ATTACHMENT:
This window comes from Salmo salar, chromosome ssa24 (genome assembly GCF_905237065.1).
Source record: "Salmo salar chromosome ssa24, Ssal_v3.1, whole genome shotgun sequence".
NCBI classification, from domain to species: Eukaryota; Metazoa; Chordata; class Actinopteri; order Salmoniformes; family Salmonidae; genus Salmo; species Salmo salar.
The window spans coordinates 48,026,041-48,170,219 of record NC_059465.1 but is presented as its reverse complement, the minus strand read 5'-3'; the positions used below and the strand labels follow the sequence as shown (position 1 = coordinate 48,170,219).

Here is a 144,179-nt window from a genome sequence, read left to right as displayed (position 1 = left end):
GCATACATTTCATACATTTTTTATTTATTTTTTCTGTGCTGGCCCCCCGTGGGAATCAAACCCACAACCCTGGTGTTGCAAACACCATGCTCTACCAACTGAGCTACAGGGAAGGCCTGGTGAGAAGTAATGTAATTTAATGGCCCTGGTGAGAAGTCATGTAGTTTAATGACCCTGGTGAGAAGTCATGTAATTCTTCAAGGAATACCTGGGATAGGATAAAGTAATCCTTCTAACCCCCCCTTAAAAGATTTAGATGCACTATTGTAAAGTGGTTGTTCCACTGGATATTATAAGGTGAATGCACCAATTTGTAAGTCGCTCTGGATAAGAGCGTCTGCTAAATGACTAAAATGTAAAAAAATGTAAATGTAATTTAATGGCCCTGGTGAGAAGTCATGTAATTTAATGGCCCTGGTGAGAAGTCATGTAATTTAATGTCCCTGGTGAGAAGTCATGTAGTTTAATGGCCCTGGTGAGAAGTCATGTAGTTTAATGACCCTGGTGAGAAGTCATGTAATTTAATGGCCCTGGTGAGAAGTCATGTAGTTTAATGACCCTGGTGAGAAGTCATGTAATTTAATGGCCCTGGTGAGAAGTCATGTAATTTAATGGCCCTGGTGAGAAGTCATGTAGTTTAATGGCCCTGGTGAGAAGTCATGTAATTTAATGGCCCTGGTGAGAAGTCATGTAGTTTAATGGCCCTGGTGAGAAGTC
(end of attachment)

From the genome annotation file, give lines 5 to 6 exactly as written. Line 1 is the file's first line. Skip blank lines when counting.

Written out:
Here is a 144,179-nt window from a genome sequence, read left to right as displayed (position 1 = left end):
GCATACATTTCATACATTTTTTATTTATTTTTTCTGTGCTGGCCCCCCGTGGGAATCAAACCCACAACCCTGGTGTTGCAAACACCATGCTCTACCAACTGAGCTACAGGGAAGGCCTGGTGAGAAGTAATGTAATTTAATGGCCCTGGTGAGAAGTCATGTAGTTTAATGACCCTGGTGAGAAGTCATGTAATTCTTCAAGGAATACCTGGGATAGGATAAAGTAATCCTTCTAACCCCCCCTTAAAAGATTTAGATGCACTATTGTAAAGTGGTTGTTCCACTGGATATTATAAGGTGAATGCACCAATTTGTAAGTCGCTCTGGATAAGAGCGTCTGCTAAATGACTAAAATGTAAAAAAATGTAAATGTAATTTAATGGCCCTGGTGAGAAGTCATGTAATTTAATGGCCCTGGTGAGAAGTCATGTAATTTAATGTCCCTGGTGAGAAGTCATGTAGTTTAATGGCCCTGGTGAGAAGTCATGTAGTTTAATGACCCTGGTGAGAAGTCATGTAATTTAATGGCCCTGGTGAGAAGTCATGTAGTTTAATGACCCTGGTGAGAAGTCATGTAATTTAATGGCCCTGGTGAGAAGTCATGTAATTTAATGGCCCTGGTGAGAAGTCATGTAGTTTAATGGCCCTGGTGAGAAGTCATGTAATTTAATGGCCCTGGTGAGAAGTCATGTAGTTTAATGGCCCTGGTGAGAAGTC